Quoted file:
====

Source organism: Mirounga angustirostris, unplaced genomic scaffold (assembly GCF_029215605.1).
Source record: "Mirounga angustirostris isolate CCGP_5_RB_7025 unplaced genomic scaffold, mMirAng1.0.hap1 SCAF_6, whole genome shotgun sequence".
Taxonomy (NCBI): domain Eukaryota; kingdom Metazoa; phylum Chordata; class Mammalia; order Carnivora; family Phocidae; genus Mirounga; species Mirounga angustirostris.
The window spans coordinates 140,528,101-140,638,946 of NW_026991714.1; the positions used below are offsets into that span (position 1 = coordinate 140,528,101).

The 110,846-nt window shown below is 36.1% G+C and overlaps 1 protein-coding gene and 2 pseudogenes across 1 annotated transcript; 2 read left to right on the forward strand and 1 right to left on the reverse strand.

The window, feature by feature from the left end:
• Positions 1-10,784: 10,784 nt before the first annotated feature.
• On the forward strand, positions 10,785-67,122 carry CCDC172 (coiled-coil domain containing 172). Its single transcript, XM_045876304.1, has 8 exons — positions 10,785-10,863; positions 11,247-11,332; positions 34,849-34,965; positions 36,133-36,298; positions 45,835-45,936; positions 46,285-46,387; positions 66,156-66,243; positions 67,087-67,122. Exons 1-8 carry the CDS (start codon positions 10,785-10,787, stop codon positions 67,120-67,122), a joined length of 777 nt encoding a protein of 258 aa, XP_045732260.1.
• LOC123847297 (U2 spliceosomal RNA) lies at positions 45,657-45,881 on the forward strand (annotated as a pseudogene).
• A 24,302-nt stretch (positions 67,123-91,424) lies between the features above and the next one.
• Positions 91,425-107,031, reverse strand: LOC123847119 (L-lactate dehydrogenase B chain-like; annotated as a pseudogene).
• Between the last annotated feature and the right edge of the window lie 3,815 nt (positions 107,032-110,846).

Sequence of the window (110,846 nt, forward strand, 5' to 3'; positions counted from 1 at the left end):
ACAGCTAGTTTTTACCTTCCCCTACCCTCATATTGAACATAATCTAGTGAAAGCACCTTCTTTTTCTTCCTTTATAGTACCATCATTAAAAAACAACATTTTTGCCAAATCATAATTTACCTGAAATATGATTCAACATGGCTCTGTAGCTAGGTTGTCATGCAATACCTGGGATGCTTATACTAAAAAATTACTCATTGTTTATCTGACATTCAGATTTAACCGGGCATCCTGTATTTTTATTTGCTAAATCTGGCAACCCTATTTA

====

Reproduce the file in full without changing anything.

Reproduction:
Source organism: Mirounga angustirostris, unplaced genomic scaffold (assembly GCF_029215605.1).
Source record: "Mirounga angustirostris isolate CCGP_5_RB_7025 unplaced genomic scaffold, mMirAng1.0.hap1 SCAF_6, whole genome shotgun sequence".
Taxonomy (NCBI): domain Eukaryota; kingdom Metazoa; phylum Chordata; class Mammalia; order Carnivora; family Phocidae; genus Mirounga; species Mirounga angustirostris.
The window spans coordinates 140,528,101-140,638,946 of NW_026991714.1; the positions used below are offsets into that span (position 1 = coordinate 140,528,101).

The 110,846-nt window shown below is 36.1% G+C and overlaps 1 protein-coding gene and 2 pseudogenes across 1 annotated transcript; 2 read left to right on the forward strand and 1 right to left on the reverse strand.

The window, feature by feature from the left end:
• Positions 1-10,784: 10,784 nt before the first annotated feature.
• On the forward strand, positions 10,785-67,122 carry CCDC172 (coiled-coil domain containing 172). Its single transcript, XM_045876304.1, has 8 exons — positions 10,785-10,863; positions 11,247-11,332; positions 34,849-34,965; positions 36,133-36,298; positions 45,835-45,936; positions 46,285-46,387; positions 66,156-66,243; positions 67,087-67,122. Exons 1-8 carry the CDS (start codon positions 10,785-10,787, stop codon positions 67,120-67,122), a joined length of 777 nt encoding a protein of 258 aa, XP_045732260.1.
• LOC123847297 (U2 spliceosomal RNA) lies at positions 45,657-45,881 on the forward strand (annotated as a pseudogene).
• A 24,302-nt stretch (positions 67,123-91,424) lies between the features above and the next one.
• Positions 91,425-107,031, reverse strand: LOC123847119 (L-lactate dehydrogenase B chain-like; annotated as a pseudogene).
• Between the last annotated feature and the right edge of the window lie 3,815 nt (positions 107,032-110,846).

Sequence of the window (110,846 nt, forward strand, 5' to 3'; positions counted from 1 at the left end):
ACAGCTAGTTTTTACCTTCCCCTACCCTCATATTGAACATAATCTAGTGAAAGCACCTTCTTTTTCTTCCTTTATAGTACCATCATTAAAAAACAACATTTTTGCCAAATCATAATTTACCTGAAATATGATTCAACATGGCTCTGTAGCTAGGTTGTCATGCAATACCTGGGATGCTTATACTAAAAAATTACTCATTGTTTATCTGACATTCAGATTTAACCGGGCATCCTGTATTTTTATTTGCTAAATCTGGCAACCCTATTTA